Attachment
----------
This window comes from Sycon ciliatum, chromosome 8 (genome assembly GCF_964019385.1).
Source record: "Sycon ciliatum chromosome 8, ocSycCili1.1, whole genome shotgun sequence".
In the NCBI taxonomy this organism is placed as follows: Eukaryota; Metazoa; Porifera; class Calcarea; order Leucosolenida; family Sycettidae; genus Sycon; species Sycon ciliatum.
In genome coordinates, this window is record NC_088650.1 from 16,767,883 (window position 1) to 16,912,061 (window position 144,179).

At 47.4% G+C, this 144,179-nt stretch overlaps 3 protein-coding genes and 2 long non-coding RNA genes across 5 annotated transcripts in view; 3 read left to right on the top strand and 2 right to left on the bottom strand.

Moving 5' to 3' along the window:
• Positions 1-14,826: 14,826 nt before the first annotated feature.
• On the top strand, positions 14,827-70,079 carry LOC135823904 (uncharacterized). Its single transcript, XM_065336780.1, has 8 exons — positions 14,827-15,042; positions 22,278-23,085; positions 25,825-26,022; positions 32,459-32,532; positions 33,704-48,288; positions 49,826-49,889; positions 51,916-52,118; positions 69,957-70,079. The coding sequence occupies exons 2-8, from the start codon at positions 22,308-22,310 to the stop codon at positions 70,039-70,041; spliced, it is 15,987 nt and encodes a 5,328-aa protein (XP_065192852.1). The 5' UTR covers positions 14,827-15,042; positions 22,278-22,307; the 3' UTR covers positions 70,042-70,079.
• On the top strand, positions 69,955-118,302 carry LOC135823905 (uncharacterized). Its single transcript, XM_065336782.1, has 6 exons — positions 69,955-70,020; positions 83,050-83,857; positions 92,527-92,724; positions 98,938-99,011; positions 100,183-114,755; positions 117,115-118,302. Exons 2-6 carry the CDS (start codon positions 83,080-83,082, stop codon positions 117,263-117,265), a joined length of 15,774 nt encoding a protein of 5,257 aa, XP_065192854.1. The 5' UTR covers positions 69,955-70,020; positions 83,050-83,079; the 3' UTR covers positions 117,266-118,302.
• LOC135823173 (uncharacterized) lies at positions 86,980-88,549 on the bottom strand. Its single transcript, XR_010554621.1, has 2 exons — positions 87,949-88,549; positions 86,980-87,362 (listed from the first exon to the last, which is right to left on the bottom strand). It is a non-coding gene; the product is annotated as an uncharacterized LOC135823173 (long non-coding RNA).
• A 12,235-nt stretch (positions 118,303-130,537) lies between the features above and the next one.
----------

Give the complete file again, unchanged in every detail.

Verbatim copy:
This window comes from Sycon ciliatum, chromosome 8 (genome assembly GCF_964019385.1).
Source record: "Sycon ciliatum chromosome 8, ocSycCili1.1, whole genome shotgun sequence".
In the NCBI taxonomy this organism is placed as follows: Eukaryota; Metazoa; Porifera; class Calcarea; order Leucosolenida; family Sycettidae; genus Sycon; species Sycon ciliatum.
In genome coordinates, this window is record NC_088650.1 from 16,767,883 (window position 1) to 16,912,061 (window position 144,179).

At 47.4% G+C, this 144,179-nt stretch overlaps 3 protein-coding genes and 2 long non-coding RNA genes across 5 annotated transcripts in view; 3 read left to right on the top strand and 2 right to left on the bottom strand.

Moving 5' to 3' along the window:
• Positions 1-14,826: 14,826 nt before the first annotated feature.
• On the top strand, positions 14,827-70,079 carry LOC135823904 (uncharacterized). Its single transcript, XM_065336780.1, has 8 exons — positions 14,827-15,042; positions 22,278-23,085; positions 25,825-26,022; positions 32,459-32,532; positions 33,704-48,288; positions 49,826-49,889; positions 51,916-52,118; positions 69,957-70,079. The coding sequence occupies exons 2-8, from the start codon at positions 22,308-22,310 to the stop codon at positions 70,039-70,041; spliced, it is 15,987 nt and encodes a 5,328-aa protein (XP_065192852.1). The 5' UTR covers positions 14,827-15,042; positions 22,278-22,307; the 3' UTR covers positions 70,042-70,079.
• On the top strand, positions 69,955-118,302 carry LOC135823905 (uncharacterized). Its single transcript, XM_065336782.1, has 6 exons — positions 69,955-70,020; positions 83,050-83,857; positions 92,527-92,724; positions 98,938-99,011; positions 100,183-114,755; positions 117,115-118,302. Exons 2-6 carry the CDS (start codon positions 83,080-83,082, stop codon positions 117,263-117,265), a joined length of 15,774 nt encoding a protein of 5,257 aa, XP_065192854.1. The 5' UTR covers positions 69,955-70,020; positions 83,050-83,079; the 3' UTR covers positions 117,266-118,302.
• LOC135823173 (uncharacterized) lies at positions 86,980-88,549 on the bottom strand. Its single transcript, XR_010554621.1, has 2 exons — positions 87,949-88,549; positions 86,980-87,362 (listed from the first exon to the last, which is right to left on the bottom strand). It is a non-coding gene; the product is annotated as an uncharacterized LOC135823173 (long non-coding RNA).
• A 12,235-nt stretch (positions 118,303-130,537) lies between the features above and the next one.